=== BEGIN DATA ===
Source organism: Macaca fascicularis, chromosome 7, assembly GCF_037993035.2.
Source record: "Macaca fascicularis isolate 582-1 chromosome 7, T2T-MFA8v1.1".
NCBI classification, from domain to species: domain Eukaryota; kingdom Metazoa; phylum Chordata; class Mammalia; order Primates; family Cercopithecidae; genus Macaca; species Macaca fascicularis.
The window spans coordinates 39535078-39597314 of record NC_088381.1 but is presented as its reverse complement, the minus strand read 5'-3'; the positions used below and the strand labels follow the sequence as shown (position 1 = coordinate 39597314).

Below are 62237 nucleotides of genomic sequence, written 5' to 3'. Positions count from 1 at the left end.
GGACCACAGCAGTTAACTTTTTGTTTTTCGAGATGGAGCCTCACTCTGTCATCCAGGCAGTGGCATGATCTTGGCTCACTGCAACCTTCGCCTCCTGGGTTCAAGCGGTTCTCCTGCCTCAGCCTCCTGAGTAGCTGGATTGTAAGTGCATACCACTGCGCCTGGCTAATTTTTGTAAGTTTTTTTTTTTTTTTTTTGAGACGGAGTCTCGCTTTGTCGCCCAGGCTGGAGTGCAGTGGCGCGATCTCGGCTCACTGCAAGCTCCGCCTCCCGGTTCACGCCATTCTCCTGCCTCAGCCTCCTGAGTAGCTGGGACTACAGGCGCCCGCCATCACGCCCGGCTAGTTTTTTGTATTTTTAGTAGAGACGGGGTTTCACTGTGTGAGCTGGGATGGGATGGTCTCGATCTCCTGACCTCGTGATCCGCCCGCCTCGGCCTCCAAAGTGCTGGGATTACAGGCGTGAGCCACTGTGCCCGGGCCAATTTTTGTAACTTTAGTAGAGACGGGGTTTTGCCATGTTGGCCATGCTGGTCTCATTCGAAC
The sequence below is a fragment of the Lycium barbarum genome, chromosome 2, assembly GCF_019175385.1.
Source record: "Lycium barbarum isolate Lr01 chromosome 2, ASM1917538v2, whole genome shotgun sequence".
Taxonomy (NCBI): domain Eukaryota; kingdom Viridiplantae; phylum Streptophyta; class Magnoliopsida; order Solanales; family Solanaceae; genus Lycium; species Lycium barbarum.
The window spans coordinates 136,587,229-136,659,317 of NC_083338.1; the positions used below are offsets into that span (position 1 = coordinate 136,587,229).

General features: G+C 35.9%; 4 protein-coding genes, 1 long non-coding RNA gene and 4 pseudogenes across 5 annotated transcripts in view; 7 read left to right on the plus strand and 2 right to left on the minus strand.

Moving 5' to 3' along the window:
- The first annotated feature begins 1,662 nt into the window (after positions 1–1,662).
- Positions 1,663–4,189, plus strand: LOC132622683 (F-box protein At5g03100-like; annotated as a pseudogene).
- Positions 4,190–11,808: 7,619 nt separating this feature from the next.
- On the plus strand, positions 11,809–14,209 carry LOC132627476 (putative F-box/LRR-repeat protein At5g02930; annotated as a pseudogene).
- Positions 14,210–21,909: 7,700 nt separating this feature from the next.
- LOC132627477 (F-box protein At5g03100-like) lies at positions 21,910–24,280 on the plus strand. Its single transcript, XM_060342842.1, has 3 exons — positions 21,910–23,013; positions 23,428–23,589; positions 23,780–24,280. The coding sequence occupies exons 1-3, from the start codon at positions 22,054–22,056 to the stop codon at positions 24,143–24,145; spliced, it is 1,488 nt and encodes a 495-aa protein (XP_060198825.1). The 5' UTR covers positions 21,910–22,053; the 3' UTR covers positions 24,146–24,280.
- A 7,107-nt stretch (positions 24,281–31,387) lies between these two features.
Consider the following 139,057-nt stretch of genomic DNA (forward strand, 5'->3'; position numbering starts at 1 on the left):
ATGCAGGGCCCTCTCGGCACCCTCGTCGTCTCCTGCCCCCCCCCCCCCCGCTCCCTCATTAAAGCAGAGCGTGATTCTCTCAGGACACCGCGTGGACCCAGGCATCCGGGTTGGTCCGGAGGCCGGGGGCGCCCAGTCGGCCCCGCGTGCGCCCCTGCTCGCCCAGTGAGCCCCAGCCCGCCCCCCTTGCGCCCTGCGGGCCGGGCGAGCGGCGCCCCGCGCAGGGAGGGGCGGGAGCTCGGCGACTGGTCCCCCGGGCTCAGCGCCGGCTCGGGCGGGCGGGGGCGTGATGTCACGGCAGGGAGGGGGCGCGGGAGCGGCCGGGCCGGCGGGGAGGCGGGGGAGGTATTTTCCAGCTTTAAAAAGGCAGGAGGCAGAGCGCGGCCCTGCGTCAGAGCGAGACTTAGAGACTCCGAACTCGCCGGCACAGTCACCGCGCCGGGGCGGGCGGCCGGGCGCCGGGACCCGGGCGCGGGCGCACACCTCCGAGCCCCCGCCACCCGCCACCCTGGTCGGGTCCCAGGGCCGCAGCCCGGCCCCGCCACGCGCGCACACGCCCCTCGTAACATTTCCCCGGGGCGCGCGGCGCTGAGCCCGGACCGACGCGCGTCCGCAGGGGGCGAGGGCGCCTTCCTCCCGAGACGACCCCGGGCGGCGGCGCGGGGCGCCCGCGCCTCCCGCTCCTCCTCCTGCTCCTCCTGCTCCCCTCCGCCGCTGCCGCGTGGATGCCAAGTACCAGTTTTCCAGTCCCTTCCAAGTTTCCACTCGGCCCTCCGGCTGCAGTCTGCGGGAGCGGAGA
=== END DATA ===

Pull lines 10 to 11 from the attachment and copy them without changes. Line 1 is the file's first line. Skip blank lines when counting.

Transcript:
The window spans coordinates 136,587,229-136,659,317 of NC_083338.1; the positions used below are offsets into that span (position 1 = coordinate 136,587,229).

General features: G+C 35.9%; 4 protein-coding genes, 1 long non-coding RNA gene and 4 pseudogenes across 5 annotated transcripts in view; 7 read left to right on the plus strand and 2 right to left on the minus strand.